A review of the showcase of vanity that is the Saatchi Gallery’s ‘Selfie to Self-Expression’ exhibition
The first ever ‘selfie’ was supposedly taken on the roof of the Marceau studio on Fifth Avenue in New York. Featuring a photographer named Joseph Byron and his colleagues, the image was captured in December 1920 and now, an exhibition at London’s Saatchi Gallery examines the story of what has become a modern day social phenomenon.
Aside from images of Hillary Clinton during the 2016 American election and lookalikes of the British royal family by Alison Jackson, this exhibition – sponsored rather appropriately by a mobile phone manufacturer plainly desperate to get its product into the public eye in England named Huawei – features everything from selfies taken with selfie sticks to selfies taken underwater. It is an array of ridiculousness and most definitely a display of extreme vanity that is present here, but with opportunities for visitors to participate, it is also something that anyone except a true killjoy will have a little fun with.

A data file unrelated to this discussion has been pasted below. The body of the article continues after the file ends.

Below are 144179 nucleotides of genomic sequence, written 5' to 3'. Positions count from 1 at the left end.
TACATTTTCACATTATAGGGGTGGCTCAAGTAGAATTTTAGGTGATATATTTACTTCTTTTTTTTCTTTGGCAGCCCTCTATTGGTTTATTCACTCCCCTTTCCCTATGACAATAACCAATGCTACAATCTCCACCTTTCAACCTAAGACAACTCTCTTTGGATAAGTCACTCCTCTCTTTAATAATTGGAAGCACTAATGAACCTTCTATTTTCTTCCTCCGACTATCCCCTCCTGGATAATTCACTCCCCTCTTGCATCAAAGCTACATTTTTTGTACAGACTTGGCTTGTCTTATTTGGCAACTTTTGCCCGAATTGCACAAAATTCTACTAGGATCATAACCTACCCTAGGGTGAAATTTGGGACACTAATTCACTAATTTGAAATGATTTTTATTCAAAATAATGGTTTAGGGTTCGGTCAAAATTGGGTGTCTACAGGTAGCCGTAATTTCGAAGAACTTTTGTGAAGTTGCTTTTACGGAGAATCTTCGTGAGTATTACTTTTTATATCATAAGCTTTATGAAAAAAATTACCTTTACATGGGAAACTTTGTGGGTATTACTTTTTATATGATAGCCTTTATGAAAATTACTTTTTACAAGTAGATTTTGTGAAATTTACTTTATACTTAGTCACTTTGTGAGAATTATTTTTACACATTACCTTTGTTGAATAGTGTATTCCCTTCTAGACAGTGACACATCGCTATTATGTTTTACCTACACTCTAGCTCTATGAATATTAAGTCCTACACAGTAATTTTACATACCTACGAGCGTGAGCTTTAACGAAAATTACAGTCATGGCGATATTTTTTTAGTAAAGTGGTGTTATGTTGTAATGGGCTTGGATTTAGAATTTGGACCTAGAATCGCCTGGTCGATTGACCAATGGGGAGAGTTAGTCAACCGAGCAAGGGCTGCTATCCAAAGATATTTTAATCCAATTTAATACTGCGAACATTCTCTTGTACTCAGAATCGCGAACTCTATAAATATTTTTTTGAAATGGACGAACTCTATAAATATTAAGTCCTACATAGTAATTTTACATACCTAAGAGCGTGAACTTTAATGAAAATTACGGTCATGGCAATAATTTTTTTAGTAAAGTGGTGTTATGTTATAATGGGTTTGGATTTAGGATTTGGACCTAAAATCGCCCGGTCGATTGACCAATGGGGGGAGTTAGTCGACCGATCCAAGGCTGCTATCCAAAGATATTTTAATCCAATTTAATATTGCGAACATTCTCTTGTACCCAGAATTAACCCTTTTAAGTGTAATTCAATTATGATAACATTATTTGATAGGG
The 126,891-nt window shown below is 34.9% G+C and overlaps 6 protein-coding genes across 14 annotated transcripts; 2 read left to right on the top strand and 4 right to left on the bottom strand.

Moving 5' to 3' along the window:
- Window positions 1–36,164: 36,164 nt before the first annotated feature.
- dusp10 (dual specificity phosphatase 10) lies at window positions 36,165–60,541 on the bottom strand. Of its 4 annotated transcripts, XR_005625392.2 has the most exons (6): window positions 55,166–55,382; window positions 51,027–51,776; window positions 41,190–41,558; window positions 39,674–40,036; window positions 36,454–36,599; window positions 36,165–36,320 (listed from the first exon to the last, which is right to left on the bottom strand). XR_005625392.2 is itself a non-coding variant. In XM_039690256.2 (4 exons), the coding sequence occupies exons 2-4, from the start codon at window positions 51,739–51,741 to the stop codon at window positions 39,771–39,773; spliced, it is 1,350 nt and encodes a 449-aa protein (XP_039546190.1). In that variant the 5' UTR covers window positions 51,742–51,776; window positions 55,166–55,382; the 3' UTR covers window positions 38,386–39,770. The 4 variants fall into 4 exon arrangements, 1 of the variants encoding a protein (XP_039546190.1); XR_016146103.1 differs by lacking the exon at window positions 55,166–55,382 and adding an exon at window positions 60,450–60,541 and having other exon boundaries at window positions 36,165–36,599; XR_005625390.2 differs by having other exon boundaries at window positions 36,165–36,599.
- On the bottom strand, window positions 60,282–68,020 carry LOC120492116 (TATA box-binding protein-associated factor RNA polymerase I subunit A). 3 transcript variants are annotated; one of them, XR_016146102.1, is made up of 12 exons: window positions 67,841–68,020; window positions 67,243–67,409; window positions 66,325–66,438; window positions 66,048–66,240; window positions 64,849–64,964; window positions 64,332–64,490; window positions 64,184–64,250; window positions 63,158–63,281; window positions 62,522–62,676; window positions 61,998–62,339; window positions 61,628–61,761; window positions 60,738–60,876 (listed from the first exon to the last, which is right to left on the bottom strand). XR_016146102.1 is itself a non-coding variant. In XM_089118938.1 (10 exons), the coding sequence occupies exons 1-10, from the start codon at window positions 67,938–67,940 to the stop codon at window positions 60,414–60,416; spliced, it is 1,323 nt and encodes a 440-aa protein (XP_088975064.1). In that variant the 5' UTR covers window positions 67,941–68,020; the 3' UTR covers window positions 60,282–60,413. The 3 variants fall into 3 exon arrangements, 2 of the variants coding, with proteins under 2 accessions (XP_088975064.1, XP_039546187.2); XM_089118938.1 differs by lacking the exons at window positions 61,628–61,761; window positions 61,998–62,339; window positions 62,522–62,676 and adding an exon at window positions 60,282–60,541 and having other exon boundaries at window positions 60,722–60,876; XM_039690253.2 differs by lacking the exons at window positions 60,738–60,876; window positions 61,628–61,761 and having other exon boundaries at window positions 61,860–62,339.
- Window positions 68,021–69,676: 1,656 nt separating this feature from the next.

The word ‘selfie’ was announced as the Oxford English Dictionary “word of the year” in 2013 and subsequently, Business Insider, published a story that referenced selfies of groups as “usies”. Huawei Technologies, it transpires, trademarked the word “groufie” around the same time and thus it’s no wonder they managed to cut a deal with the ever-so-commercial Charles Saatchi.
‘Selfie to Self-Expression’ is on display at the Saatchi Gallery, Duke of York’s Headquarters, Kings Road, London, SW3 4RY until 30th May. The exhibition is free and open seven days a week, 10am to 6pm.